This week Tom Hanks was interviewed on the Today Show. Since he and his wife, Rita Wilson, are survivors of COVID-19, he was asked about his unique perspective during the interview. He drew the analogy that during World War II, everyone sacrificed a little for the common good.
Over 292,000 American soldiers died on the battlefields of WWII. Another 671,801 were wounded. However, it wasn’t just the soldiers who fought the war. Every American contributed in some way. Throughout those years, there were shortages and rationing. Meat, cheese, sugar, and almost everything else was rationed:
“… the war caused shortages of all sorts of things: rubber, metal, clothing, etc. But it was the shortages of various types of food that affected just about everyone on a daily basis.The National WWII Museum, New Orleans
Food was in short supply for a variety of reasons: much of the processed and canned foods was reserved for shipping overseas to our military and our Allies; transportation of fresh foods was limited due to gasoline and tire rationing and the priority of transporting soldiers and war supplies instead of food; imported foods, like coffee and sugar, was limited due to restrictions on importing.”
Tom Brokaw called the generation that fought WWII “The Greatest Generation.” He called them that for good reason. Every American did their part. Few complained, and most asked how they could do more. Americans pulled together to fight against a common enemy. With the sacrifices they made, and by working together, we defeated that enemy. They will probably always be remembered as the greatest generation.
The next generation… the “Baby Boomer” generation, got their inspiration from President John F. Kennedy. He challenged us with:
“… ask not what your country can do for you — ask what you can do for your country”John F. Kennedy’s Inaugural Address, January 20, 1961
The “Boomers” took that to heart… at least most did. It gave us and the world the Peace Corps, the Civil Rights movement. It was the early days of space exploration, and we took up the challenge. We put a man on the moon. That gave us all the satellite communications we have today.
Sure… they were the “hippies.” The “Boomers” gave us… “Make Love – Not War”… Peace, Love, and Rock-n-Roll. In time, they became that and much more. They gave us cell phones, electronic wizardry of all kinds, and the internet. Sometimes I think the internet may not always be a “gift,” but like it or not… the “Boomers” gave it to us.
By the way… Tom Hank, one of those “Boomers,” gave us more than I can possibly list here, but must mention Saving Private Ryan, and the bits of wisdom from Forest Gump.
The “Boomers” also had to endure a war… the Second Indochina War… Vietnam. You can argue the merits for or against that war, but what you can’t argue against are the people who stood tall and answered their country’s call. Nearly 3,000,000 Americans served in Vietnam, and more than another million or so served in nearby locations. Today there are more than 58,000 names on a black granite wall in Washington DC from that war.
Again, in this century, the “Boomers” found themselves in a different kind of war On “911,” Americans were attacked by terrorists. Though we still fight that war, the “Boomers” rallied, and it was a time when every American joined against our common enemy.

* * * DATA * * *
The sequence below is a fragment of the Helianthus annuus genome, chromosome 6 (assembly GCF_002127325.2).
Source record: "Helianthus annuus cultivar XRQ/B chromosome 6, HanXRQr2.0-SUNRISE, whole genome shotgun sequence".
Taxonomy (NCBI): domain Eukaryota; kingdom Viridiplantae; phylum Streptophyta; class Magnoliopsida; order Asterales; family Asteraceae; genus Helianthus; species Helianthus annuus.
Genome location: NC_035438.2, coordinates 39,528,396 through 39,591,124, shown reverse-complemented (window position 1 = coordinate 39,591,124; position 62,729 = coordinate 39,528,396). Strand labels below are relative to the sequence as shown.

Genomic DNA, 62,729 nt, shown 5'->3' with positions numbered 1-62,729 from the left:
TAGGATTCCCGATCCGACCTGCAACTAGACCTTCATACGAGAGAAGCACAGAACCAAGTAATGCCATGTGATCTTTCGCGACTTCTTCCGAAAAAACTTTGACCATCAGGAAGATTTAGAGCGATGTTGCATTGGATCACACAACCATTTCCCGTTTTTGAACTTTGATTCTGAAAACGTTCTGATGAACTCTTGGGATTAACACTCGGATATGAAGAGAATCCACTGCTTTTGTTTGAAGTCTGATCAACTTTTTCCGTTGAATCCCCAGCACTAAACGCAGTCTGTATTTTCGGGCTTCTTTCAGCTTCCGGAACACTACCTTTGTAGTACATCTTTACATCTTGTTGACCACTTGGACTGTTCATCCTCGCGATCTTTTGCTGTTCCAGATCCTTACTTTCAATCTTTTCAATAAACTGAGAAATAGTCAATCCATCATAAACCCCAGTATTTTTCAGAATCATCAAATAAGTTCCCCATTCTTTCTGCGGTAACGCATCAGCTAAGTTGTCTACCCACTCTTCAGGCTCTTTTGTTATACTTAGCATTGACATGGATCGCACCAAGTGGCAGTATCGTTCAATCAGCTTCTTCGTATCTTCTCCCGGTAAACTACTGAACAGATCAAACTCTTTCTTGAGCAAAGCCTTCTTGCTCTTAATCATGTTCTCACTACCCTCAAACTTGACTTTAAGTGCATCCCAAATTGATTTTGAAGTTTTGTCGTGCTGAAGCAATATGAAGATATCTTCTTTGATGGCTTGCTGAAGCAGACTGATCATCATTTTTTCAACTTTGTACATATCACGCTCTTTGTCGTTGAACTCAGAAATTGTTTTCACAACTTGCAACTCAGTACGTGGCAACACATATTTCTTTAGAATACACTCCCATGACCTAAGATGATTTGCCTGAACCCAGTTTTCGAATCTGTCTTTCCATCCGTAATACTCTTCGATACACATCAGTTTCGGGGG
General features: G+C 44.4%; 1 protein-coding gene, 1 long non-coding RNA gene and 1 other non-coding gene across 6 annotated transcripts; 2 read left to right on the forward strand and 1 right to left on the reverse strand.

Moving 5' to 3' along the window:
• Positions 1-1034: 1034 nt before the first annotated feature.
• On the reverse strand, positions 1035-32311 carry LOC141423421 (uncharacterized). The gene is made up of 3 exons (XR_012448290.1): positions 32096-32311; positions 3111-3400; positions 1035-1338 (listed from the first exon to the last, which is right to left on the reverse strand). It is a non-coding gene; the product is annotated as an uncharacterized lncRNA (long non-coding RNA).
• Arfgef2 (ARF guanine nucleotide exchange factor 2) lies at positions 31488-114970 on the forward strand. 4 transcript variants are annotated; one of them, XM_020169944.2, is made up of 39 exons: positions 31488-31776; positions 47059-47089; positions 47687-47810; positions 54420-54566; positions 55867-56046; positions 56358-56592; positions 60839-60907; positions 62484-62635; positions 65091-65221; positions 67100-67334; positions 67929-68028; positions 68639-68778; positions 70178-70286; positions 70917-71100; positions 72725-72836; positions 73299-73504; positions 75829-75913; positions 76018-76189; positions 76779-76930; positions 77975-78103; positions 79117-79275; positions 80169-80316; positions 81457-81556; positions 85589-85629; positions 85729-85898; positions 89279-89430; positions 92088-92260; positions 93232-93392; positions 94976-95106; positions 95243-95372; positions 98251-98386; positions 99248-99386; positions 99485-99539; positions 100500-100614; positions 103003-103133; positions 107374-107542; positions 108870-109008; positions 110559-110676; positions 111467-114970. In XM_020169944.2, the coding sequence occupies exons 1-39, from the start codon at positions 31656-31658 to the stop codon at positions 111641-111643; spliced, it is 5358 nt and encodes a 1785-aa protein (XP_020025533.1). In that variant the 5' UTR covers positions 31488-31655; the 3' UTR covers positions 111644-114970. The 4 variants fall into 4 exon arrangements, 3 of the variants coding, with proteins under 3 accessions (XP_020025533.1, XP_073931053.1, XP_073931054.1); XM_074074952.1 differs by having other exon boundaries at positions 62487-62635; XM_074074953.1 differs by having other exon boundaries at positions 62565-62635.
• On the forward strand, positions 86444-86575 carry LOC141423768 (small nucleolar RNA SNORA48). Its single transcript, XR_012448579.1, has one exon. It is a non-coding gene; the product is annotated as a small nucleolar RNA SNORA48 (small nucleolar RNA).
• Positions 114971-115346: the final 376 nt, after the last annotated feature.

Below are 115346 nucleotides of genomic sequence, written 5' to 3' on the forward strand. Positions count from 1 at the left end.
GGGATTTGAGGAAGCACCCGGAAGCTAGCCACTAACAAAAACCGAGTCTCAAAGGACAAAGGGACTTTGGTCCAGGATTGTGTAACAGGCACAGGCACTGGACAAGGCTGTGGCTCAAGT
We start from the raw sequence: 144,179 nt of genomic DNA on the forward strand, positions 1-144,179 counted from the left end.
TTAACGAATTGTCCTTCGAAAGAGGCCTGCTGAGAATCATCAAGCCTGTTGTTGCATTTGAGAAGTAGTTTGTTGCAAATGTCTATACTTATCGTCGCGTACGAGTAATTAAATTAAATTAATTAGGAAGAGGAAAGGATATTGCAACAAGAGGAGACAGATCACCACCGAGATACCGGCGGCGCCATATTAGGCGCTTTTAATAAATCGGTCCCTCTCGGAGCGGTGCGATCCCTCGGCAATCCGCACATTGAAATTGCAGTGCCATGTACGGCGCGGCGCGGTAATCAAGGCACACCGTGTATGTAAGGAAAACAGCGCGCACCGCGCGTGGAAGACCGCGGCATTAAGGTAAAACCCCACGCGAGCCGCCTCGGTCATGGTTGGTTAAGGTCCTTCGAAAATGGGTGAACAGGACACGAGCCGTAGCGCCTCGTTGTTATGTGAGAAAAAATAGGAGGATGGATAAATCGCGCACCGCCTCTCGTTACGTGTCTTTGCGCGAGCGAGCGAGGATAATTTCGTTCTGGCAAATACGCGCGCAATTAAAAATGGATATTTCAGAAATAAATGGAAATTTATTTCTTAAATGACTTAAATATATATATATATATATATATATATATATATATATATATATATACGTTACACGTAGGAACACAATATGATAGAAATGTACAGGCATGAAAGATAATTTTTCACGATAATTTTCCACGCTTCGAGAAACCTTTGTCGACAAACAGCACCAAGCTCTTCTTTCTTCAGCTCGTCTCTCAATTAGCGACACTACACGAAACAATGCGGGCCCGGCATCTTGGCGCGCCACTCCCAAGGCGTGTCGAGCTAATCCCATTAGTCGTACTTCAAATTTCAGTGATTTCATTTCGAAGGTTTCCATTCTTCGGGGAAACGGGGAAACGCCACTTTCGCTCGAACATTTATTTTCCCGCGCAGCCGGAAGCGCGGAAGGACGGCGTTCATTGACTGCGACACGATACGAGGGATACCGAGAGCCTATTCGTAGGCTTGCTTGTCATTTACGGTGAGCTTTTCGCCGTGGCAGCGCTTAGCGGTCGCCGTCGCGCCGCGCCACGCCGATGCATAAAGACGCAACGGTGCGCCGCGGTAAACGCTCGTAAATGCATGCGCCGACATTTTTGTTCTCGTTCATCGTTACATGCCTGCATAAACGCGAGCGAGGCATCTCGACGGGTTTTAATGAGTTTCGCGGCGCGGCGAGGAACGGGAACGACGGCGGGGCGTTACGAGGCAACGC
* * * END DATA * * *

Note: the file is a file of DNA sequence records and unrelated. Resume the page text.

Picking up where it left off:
While they won’t be called the “Greatest Generation”… that name’s taken… I’m pretty sure history will remember Boomers quite favorably.
Today we have a new, more insidious enemy… COVID-19. And a new generation is being called upon to fight this war. Make no mistake about it, it is a war. COVID-19 has already killed more than twice the number of Americans who died in the Vietnam War. With the way it is going, more Americans may die from COVID-19 than died in WWII.
So how does this generation fight this different war? It’s easy. No one is asking you to storm the Anzio or Normandy beaches nor attack the Siegfried Line against withering gunfire from the German defenses. No one is asking you to slog through rice paddies & boobie-traps of Vietnam to find an elusive, determined guerilla force. In his interview with the Today Show, Tom Hanks gave the answer:
“You’re being asked to do three simple things: keep your distance, wash your hands, and wear a mask. How hard can that be?”
So I ask every one of this generation… how do you want to be remembered?
What follows is John F Kennedy’s complete inauguration speech. More than ever, the unity, dedication and call to action it asked for is what we need now. It inspired one generation then… . perhaps now it will inspire another.
We observe today not a victory of party, but a celebration of freedom — symbolizing an end, as well as a beginning — signifying renewal, as well as change. For I have sworn before you and Almighty God the same solemn oath our forebears prescribed nearly a century and three quarters ago
.The world is very different now. For man holds in his mortal hands the power to abolish all forms of human poverty and all forms of human life. And yet the same revolutionary beliefs for which our forebears fought are still at issue around the globe — the belief that the rights of man come not from the generosity of the state, but from the hand of God.
We dare not forget today that we are the heirs of that first revolution. Let the word go forth from this time and place to friend and foe alike, that the torch has been passed to a new generation of Americans — born in this century, tempered by war, disciplined by a hard and bitter peace, proud of our ancient heritage — and unwilling to witness or permit the slow undoing of those human rights to which this Nation has always been committed, and to which we are committed today at home and around the world.
Let every nation know, whether it wishes us well or ill, that we shall pay any price, bear any burden, meet any hardship, support any friend, oppose any foe, in order to assure the survival and the success of liberty.